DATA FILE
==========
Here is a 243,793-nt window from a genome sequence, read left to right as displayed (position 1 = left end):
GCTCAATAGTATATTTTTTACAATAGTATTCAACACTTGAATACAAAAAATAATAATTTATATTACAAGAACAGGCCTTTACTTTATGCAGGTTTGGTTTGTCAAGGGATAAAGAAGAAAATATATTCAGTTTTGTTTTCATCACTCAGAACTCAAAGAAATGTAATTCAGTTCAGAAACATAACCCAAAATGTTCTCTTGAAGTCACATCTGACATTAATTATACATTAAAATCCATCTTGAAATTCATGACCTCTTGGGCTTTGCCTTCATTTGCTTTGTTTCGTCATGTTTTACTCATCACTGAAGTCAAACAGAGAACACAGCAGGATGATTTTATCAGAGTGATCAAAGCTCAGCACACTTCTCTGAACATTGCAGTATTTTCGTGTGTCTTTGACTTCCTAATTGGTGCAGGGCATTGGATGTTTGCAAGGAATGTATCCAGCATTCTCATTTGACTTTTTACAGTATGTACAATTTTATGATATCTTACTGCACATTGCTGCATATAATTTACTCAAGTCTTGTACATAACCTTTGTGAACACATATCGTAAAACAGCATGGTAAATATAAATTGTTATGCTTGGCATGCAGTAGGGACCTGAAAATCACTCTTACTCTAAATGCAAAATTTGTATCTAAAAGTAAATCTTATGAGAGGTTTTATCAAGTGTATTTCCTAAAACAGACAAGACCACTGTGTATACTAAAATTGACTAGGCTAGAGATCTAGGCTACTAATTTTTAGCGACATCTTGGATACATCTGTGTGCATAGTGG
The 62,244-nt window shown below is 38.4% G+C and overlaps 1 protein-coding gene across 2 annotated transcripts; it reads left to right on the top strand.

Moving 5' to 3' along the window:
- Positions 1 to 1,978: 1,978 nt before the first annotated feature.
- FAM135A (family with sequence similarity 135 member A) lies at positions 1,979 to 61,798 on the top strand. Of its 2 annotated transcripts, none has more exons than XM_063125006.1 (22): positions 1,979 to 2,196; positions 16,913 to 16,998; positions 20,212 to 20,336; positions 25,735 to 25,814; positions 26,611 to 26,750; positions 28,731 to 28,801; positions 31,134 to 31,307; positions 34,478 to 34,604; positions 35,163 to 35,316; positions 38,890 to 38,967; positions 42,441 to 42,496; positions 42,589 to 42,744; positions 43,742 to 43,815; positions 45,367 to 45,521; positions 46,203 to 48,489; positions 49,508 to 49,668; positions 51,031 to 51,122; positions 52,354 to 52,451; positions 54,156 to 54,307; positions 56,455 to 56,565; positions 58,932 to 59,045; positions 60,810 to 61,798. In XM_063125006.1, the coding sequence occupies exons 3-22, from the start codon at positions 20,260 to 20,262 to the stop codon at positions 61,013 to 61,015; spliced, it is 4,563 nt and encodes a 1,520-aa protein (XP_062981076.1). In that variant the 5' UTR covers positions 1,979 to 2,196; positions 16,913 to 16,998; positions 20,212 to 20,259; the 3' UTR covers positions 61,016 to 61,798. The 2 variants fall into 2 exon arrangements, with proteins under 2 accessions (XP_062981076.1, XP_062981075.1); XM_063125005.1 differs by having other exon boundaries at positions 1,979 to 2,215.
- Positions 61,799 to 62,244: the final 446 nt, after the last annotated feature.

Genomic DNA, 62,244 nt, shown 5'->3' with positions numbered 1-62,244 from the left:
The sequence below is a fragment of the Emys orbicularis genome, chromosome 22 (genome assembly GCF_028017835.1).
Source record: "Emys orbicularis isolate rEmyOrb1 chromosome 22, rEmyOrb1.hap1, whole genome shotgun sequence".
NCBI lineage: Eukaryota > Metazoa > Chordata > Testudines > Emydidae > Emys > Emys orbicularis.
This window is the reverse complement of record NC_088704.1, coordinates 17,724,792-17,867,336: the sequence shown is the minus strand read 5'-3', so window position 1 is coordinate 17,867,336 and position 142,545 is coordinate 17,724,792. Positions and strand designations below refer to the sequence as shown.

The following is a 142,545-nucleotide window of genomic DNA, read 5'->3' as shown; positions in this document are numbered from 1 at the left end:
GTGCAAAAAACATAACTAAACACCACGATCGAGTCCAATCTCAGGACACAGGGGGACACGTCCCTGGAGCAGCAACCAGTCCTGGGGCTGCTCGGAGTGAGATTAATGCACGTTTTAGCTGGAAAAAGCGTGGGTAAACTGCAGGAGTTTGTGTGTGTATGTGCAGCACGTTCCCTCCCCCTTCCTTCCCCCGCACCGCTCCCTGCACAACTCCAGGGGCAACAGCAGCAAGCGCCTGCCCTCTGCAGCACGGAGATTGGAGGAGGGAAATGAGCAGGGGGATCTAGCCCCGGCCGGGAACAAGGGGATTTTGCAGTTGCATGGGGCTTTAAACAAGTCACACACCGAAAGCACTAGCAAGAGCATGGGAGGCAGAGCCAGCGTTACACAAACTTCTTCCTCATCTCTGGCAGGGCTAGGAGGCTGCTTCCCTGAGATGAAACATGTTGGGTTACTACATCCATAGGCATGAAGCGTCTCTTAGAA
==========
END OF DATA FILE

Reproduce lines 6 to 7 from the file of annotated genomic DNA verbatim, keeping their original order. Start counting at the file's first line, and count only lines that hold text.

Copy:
- FAM135A (family with sequence similarity 135 member A) lies at positions 1,979 to 61,798 on the top strand. Of its 2 annotated transcripts, none has more exons than XM_063125006.1 (22): positions 1,979 to 2,196; positions 16,913 to 16,998; positions 20,212 to 20,336; positions 25,735 to 25,814; positions 26,611 to 26,750; positions 28,731 to 28,801; positions 31,134 to 31,307; positions 34,478 to 34,604; positions 35,163 to 35,316; positions 38,890 to 38,967; positions 42,441 to 42,496; positions 42,589 to 42,744; positions 43,742 to 43,815; positions 45,367 to 45,521; positions 46,203 to 48,489; positions 49,508 to 49,668; positions 51,031 to 51,122; positions 52,354 to 52,451; positions 54,156 to 54,307; positions 56,455 to 56,565; positions 58,932 to 59,045; positions 60,810 to 61,798. In XM_063125006.1, the coding sequence occupies exons 3-22, from the start codon at positions 20,260 to 20,262 to the stop codon at positions 61,013 to 61,015; spliced, it is 4,563 nt and encodes a 1,520-aa protein (XP_062981076.1). In that variant the 5' UTR covers positions 1,979 to 2,196; positions 16,913 to 16,998; positions 20,212 to 20,259; the 3' UTR covers positions 61,016 to 61,798. The 2 variants fall into 2 exon arrangements, with proteins under 2 accessions (XP_062981076.1, XP_062981075.1); XM_063125005.1 differs by having other exon boundaries at positions 1,979 to 2,215.
- Positions 61,799 to 62,244: the final 446 nt, after the last annotated feature.